• Jaundice. Jaundice occurs when the diseased liver doesn’t remove enough bilirubin, a blood waste product, from your blood. Jaundice causes yellowing of the skin and whites of the eyes and darkening of urine.
  • Bone disease. Some people with cirrhosis lose bone strength and are at greater risk of fractures.
  • Increased risk of liver cancer. A large proportion of people who develop liver cancer have pre-existing cirrhosis.
  • Acute-on-chronic cirrhosis. Some people end up experiencing multiorgan failure. Researchers now believe this is a distinct complication in some people who have cirrhosis, but they don’t fully understand its causes.

Prevention

Reduce your risk of cirrhosis by taking these steps to care for your liver:

  • Do not drink alcohol if you have cirrhosis. If you have liver disease, you should avoid alcohol.
  • Eat a healthy diet. Choose a plant-based diet that’s full of fruits and vegetables. Select whole grains and lean sources of protein. Reduce the amount of fatty and fried foods you eat.
  • Maintain a healthy weight. An excess amount of body fat can damage your liver. Talk to your doctor about a weight-loss plan if you are obese or overweight.
  • Reduce your risk of hepatitis. Sharing needles and having unprotected sex can increase your risk of hepatitis B and C. Ask your doctor about hepatitis vaccinations.

Diagnosis

People with early-stage cirrhosis of the liver usually don’t have symptoms. Often, cirrhosis is first detected through a routine blood test or checkup. To help confirm a diagnosis, a combination of laboratory and imaging tests is usually done.

Tests

Your doctor may order one or more tests that may suggest a problem with your liver, including:

  • Laboratory tests. Your doctor may order blood tests to check for signs of liver malfunction, such as excess bilirubin, as well as for certain enzymes that may indicate liver damage. To assess kidney function, your blood is checked for creatinine. You’ll be screened for the hepatitis viruses. Your international normalized ratio (INR) is also checked for your blood’s ability to clot.

    Based on the blood test results, your doctor may be able to diagnose the underlying cause of cirrhosis. He or she can also use blood tests to help identify how serious your cirrhosis is.

  • Imaging tests. Magnetic resonance elastography (MRE) may be recommended. This noninvasive advanced imaging test detects hardening or stiffening of the liver. Other imaging tests, such as MRI, CT and ultrasound, may also be done.
  • Biopsy. A tissue sample (biopsy) is not necessarily needed for diagnosis. However, your doctor may use it to identify the severity, extent and cause of liver damage.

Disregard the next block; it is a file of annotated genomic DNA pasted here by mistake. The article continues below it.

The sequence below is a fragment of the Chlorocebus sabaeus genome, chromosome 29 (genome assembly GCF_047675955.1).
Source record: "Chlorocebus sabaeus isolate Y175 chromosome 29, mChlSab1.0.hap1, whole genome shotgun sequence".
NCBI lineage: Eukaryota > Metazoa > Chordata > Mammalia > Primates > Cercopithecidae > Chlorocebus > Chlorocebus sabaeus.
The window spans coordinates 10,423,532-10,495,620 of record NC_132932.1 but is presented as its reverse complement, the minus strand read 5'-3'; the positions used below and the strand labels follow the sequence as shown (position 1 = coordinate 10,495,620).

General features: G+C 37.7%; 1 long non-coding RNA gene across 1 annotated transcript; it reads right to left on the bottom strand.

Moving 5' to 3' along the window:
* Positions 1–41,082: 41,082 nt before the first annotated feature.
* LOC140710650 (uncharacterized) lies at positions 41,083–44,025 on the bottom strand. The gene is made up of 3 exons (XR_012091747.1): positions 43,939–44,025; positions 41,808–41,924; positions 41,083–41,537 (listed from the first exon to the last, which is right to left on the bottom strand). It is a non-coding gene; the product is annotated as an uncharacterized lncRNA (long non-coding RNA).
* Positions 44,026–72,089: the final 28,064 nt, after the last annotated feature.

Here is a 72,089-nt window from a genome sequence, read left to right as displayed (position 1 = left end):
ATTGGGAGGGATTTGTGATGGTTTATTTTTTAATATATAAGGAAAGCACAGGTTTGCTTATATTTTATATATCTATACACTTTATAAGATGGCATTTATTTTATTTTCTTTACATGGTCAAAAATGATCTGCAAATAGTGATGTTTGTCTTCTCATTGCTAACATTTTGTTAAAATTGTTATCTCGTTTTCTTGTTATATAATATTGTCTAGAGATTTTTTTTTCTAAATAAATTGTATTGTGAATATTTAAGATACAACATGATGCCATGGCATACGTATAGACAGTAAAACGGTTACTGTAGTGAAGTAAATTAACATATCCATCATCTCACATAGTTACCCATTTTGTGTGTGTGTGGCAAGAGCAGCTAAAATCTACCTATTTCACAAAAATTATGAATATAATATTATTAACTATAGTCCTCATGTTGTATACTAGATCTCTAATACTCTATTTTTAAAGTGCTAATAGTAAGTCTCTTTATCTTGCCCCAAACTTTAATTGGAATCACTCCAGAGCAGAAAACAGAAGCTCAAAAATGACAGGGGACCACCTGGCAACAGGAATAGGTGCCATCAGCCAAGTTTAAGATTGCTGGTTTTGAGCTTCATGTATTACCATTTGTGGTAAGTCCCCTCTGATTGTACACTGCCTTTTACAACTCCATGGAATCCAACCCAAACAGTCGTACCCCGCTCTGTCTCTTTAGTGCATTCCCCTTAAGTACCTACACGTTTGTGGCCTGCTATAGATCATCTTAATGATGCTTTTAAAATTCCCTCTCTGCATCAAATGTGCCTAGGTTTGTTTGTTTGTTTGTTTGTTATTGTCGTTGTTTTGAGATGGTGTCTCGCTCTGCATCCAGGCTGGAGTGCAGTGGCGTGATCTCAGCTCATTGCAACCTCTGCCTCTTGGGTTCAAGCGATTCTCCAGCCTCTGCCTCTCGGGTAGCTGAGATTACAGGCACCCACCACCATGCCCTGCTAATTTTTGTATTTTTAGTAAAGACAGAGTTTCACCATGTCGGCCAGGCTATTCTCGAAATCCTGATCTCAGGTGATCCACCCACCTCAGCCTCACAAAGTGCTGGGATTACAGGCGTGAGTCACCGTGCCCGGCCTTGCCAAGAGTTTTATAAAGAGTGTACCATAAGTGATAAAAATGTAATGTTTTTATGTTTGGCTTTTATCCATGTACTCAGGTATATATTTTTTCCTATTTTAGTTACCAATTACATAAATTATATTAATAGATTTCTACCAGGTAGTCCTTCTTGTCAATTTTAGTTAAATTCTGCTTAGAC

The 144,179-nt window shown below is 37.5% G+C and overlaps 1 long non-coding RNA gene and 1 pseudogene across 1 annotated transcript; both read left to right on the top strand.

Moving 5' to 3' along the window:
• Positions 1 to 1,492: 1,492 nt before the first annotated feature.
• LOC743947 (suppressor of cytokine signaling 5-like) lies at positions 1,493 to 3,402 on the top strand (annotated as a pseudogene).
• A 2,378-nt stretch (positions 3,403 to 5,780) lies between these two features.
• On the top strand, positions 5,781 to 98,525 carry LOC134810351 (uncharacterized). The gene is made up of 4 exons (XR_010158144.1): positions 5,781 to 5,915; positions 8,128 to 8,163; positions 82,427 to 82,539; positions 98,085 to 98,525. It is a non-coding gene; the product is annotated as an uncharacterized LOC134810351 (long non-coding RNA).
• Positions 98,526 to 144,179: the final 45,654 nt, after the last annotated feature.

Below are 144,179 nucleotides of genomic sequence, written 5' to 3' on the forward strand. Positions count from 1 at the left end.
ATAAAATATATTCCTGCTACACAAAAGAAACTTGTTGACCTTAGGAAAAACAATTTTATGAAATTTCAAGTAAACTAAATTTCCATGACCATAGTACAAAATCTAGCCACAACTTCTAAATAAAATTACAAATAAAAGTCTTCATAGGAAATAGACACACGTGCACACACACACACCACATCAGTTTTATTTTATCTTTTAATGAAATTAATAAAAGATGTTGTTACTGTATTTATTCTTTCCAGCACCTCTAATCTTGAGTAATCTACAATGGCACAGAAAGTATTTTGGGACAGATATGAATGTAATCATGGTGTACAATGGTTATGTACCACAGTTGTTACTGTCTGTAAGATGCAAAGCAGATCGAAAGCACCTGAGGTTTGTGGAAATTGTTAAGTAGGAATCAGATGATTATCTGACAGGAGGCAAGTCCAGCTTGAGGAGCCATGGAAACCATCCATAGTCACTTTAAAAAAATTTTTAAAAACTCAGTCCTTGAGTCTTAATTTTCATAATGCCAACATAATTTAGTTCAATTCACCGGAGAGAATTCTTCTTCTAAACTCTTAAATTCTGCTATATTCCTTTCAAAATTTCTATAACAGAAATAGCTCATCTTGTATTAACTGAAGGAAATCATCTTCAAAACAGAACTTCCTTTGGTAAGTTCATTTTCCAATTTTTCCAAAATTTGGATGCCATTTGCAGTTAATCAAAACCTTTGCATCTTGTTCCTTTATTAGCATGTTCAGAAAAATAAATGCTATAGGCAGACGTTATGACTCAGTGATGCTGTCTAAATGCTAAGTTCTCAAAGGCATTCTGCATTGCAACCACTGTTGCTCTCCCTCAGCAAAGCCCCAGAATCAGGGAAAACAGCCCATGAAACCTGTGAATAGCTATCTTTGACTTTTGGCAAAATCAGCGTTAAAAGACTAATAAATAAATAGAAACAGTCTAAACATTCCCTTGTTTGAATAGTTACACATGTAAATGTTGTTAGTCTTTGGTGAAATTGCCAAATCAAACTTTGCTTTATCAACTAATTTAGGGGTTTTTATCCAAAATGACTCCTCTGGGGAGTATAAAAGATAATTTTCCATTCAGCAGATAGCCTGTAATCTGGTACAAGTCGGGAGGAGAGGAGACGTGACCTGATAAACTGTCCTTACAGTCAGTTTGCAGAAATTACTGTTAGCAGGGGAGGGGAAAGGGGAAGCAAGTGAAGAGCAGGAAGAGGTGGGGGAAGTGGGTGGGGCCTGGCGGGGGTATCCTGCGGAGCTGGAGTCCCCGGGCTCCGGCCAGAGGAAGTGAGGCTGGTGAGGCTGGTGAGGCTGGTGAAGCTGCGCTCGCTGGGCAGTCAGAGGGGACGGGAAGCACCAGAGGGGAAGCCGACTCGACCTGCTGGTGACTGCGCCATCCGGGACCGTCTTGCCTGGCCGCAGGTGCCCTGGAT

If you have cirrhosis, your doctor is likely to recommend regular diagnostic tests to monitor for signs of disease progression or complications, especially esophageal varices and liver cancer. Noninvasive tests are becoming more widely available for monitoring.

Treatment

Treatment for cirrhosis depends on the cause and extent of your liver damage. The goals of treatment are to slow the progression of scar tissue in the liver and to prevent or treat symptoms and complications of cirrhosis. You may need to be hospitalized if you have severe liver damage.

Treatment for the underlying cause of cirrhosis

In early cirrhosis, it may be possible to minimize damage to the liver by treating the underlying cause. The options include:

  • Treatment for alcohol dependency. People with cirrhosis caused by excessive alcohol use should try to stop drinking. If stopping alcohol use is difficult, your doctor may recommend a treatment program for alcohol addiction. If you have cirrhosis, it is critical to stop drinking since any amount of alcohol is toxic to the liver.
  • Weight loss. People with cirrhosis caused by nonalcoholic fatty liver disease may become healthier if they lose weight and control their blood sugar levels.
  • Medications to control hepatitis. Medications may limit further damage to liver cells caused by hepatitis B or C through specific treatment of these viruses.
  • Medications to control other causes and symptoms of cirrhosis. Medications may slow the progression of certain types of liver cirrhosis. For example, for people with primary biliary cirrhosis that is diagnosed early, medication may significantly delay progression to cirrhosis.

Other medications can relieve certain symptoms, such as itching, fatigue and pain. Nutritional supplements may be prescribed to counter malnutrition associated with cirrhosis and to prevent weak bones (osteoporosis).